Esther, was there something you could hang onto as Therese?
Esther Garrel: When I read the script, I have a first idea about the character, and then we start to read and talk about her and it’s half my own perception of the character and half the dialogue that I have [with the filmmaker]. Then if I have a lot of time, I can think before and if I have no time, which [was the case on — I had like five days when I arrived in New York before I started on Monday, so I remember I worked every day for six hours and I don’t only work on my character. I do [holistic] work about the script, working on each character, trying to know what my character thinks about each of them, so at the end of my work, I really know the script.
Of course, it’s like a new script because it’s mine. It’s not the script that we are going to do or the film we are going to see. I was saying at a Q & A that there’s three films that we do – there is the first one that Nathan did with the script and his co-writer, then there is the film we build with all of the crew on set, and then another one that the actors have no control over because it’s the editing and we’re not there. But more than that, there is the movie that each actor, each person on the set has in their head, so it’s a lot of movies. [laughs] At the end, you see just one, which is all of the movies together.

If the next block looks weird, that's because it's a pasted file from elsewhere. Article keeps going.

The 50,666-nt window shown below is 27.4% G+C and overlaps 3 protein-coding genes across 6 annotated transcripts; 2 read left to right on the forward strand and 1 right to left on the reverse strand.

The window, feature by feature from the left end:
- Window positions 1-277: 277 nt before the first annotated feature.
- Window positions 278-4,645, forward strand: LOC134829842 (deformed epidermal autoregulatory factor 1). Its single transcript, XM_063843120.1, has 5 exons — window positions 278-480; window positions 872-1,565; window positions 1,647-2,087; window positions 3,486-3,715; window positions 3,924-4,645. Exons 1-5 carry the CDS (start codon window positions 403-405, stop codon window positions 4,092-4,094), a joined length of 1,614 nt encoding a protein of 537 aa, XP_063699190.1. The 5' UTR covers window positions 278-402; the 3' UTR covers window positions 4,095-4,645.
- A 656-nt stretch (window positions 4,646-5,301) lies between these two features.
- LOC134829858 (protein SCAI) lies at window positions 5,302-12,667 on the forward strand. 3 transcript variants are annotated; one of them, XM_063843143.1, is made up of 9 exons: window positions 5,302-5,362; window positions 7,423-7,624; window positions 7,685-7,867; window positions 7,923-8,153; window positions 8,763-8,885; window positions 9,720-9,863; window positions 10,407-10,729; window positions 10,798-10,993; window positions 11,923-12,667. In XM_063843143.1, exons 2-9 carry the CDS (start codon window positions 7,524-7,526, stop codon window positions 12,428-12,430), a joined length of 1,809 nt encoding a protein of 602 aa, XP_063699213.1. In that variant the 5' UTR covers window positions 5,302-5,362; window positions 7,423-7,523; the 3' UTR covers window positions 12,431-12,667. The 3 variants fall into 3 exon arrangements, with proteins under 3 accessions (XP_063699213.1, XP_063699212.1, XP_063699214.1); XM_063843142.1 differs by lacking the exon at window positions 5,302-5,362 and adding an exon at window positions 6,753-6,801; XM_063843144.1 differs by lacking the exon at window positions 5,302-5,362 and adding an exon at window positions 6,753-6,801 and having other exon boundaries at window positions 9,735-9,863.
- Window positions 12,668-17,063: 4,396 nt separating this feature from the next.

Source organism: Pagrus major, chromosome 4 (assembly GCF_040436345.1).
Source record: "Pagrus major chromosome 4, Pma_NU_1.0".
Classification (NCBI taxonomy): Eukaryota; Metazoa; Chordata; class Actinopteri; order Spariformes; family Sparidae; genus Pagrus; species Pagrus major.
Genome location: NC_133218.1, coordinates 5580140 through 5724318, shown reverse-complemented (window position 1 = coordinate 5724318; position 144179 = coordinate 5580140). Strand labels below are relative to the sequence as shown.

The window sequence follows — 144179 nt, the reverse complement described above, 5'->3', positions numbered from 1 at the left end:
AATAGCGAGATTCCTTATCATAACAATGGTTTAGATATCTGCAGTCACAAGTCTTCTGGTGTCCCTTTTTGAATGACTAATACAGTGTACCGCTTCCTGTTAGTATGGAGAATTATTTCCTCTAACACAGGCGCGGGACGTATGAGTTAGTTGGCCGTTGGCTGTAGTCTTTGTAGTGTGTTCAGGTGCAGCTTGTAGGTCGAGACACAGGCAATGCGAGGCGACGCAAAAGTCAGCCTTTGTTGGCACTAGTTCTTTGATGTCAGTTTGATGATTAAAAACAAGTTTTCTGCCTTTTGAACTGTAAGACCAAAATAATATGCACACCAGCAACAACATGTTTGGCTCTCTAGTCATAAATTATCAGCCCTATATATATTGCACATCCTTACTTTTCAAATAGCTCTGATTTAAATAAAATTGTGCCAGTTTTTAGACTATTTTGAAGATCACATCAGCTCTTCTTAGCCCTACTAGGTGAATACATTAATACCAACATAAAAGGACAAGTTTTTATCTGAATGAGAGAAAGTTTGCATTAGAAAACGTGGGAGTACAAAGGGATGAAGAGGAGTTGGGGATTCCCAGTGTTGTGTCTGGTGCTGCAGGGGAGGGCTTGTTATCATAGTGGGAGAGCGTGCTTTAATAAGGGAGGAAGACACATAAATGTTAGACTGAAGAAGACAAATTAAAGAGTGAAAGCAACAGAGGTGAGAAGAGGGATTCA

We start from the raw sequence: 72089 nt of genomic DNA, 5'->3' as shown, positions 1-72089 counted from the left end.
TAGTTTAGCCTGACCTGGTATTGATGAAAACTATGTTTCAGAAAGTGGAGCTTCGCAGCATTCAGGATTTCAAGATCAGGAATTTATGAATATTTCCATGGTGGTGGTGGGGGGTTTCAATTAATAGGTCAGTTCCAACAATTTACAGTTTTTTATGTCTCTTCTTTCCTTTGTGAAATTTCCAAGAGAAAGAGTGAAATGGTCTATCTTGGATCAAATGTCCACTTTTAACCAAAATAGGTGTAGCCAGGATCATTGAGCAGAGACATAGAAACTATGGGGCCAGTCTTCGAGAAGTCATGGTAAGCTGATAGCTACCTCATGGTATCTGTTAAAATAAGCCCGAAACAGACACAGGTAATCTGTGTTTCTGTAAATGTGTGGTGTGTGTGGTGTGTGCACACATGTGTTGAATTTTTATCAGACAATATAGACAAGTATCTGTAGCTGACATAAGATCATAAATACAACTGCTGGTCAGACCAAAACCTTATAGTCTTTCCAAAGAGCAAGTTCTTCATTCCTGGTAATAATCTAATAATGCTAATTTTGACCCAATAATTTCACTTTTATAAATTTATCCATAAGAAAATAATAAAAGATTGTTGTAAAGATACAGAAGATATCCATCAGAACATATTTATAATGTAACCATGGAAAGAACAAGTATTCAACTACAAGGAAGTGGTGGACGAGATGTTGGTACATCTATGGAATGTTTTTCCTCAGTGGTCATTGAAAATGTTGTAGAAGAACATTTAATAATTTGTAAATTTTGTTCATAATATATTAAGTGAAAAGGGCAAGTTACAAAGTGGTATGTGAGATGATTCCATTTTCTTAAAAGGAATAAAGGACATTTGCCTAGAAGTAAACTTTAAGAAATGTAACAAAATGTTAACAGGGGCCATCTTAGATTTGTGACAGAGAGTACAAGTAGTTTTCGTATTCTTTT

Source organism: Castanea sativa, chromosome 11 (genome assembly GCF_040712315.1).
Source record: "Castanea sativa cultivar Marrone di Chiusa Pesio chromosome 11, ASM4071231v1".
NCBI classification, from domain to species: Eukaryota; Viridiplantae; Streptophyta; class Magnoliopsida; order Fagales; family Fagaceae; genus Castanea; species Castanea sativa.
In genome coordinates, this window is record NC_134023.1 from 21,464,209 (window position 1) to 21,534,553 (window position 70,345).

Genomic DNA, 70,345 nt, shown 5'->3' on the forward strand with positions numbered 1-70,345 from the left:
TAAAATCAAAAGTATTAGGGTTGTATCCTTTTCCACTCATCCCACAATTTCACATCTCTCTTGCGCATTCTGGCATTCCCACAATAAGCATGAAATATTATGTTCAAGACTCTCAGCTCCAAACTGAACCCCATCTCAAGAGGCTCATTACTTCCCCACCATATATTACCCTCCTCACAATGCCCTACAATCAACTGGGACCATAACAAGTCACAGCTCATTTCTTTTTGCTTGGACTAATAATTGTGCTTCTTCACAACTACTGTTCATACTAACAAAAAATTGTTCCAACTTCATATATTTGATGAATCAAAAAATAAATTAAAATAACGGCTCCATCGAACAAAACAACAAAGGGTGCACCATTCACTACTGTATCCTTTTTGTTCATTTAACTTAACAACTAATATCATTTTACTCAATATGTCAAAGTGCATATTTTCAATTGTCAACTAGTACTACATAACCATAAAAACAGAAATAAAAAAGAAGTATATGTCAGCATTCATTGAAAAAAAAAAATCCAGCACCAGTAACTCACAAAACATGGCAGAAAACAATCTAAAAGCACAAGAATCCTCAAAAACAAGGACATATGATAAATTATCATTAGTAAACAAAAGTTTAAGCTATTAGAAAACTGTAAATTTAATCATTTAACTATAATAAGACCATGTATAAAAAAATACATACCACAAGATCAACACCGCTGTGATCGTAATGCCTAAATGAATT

Nathan Silver: I love that.
Therese is calling her mom throughout, and Esther’s real-life mother Brigitte Sy is on the other end of the line. Was she part of the deal from the start?
Nathan Silver: Well, in my brain it was. And then I asked Esther about bringing your mother on. But it was during the shoot when I asked.
Esther Garrel: It was in the middle of the shoot! It was like, “We have no option!” [laughs] “Except your mother.”
Was there a particularly crazy day of shooting on this?
Nathan Silver: I’m sure I’ve blocked it from my memory. Shooting in the theater, that was pretty crazy.
Esther Garrel: It was crazy because we had so much to do.
Nathan Silver: The [dance yoga scene] was crazy because that was very fast. Because we were going to lose all of our actors. We literally shot that in 15 minutes and it was Sean racing around, just getting [shots].
Esther Garrel: Yeah, I was starting to rehearse and then I see Sean started at the same time that I was actually rehearsing.
Do you have a strong idea before getting to set what a scene is going to look like?
Nathan Silver: No, I have no idea. After a few days of shooting, you understand how basically the camera’s going to operate throughout the rest of the shoot and you have more of an idea of when you enter a space, generally where you’re going to put it. But it’s a matter of feeling out a space and just how the characters naturally fall. I don’t like to force blocking. I like to see [the actors] move around first and then Sean and I start to figure out what might work for the aesthetic or the set-up. I hate being intellectual about cinematography because I think it’s bullshit. That’s why I love working with someone like Sean, who’s always an emotional camera. He’s like another actor and he’s reacting to the other actors and it would be hard to shotlist that or storyboard that. That would bore me to tears.
What was the premiere like for you both?
Nathan Silver: It’s always terrifying. You would think it’d get easier. It’s my eighth feature, but it’s always hard to put this stuff into the world. I can’t figure out why exactly — I guess, it’s pretty evident why, but I can’t stop myself, the nerves.